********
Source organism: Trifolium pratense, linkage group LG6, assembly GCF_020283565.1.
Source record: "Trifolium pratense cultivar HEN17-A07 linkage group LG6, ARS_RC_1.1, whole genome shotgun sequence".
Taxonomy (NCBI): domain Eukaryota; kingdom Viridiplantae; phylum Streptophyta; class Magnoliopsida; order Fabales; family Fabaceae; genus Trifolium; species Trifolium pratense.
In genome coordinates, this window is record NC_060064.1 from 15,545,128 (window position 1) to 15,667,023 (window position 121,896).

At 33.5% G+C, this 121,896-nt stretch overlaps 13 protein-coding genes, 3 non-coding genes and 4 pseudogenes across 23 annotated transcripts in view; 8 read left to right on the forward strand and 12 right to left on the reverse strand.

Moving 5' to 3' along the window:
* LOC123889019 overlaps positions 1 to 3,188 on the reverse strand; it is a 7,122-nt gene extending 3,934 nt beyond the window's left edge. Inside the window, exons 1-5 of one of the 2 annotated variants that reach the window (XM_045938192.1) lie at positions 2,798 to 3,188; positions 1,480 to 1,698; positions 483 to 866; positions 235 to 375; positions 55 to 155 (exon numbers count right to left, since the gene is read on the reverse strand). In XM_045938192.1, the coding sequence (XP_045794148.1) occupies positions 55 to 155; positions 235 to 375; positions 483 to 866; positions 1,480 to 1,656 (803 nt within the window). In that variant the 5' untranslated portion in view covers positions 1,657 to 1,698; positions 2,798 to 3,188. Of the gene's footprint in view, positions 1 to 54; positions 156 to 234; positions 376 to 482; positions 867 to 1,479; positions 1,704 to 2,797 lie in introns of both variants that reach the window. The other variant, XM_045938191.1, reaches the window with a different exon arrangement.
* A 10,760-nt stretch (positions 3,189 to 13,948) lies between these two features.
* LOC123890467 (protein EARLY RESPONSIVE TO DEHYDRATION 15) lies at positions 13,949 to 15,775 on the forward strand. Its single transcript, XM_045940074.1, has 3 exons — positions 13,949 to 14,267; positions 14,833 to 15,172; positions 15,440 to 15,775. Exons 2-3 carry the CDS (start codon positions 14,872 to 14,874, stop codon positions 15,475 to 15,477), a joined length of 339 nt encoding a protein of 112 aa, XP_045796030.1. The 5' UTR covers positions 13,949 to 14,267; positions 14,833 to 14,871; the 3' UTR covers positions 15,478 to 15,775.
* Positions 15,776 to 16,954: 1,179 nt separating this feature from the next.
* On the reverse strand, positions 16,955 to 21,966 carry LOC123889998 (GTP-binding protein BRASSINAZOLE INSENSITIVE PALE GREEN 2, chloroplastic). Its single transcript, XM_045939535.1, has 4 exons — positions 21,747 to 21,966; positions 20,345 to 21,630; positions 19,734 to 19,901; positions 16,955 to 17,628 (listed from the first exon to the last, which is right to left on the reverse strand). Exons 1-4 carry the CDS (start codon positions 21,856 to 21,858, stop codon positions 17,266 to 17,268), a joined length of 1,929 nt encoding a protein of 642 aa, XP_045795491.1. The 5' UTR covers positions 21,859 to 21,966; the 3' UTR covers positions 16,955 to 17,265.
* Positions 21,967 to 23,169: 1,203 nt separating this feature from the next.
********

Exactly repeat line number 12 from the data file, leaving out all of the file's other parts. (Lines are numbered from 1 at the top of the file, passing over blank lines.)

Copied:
* Positions 21,967 to 23,169: 1,203 nt separating this feature from the next.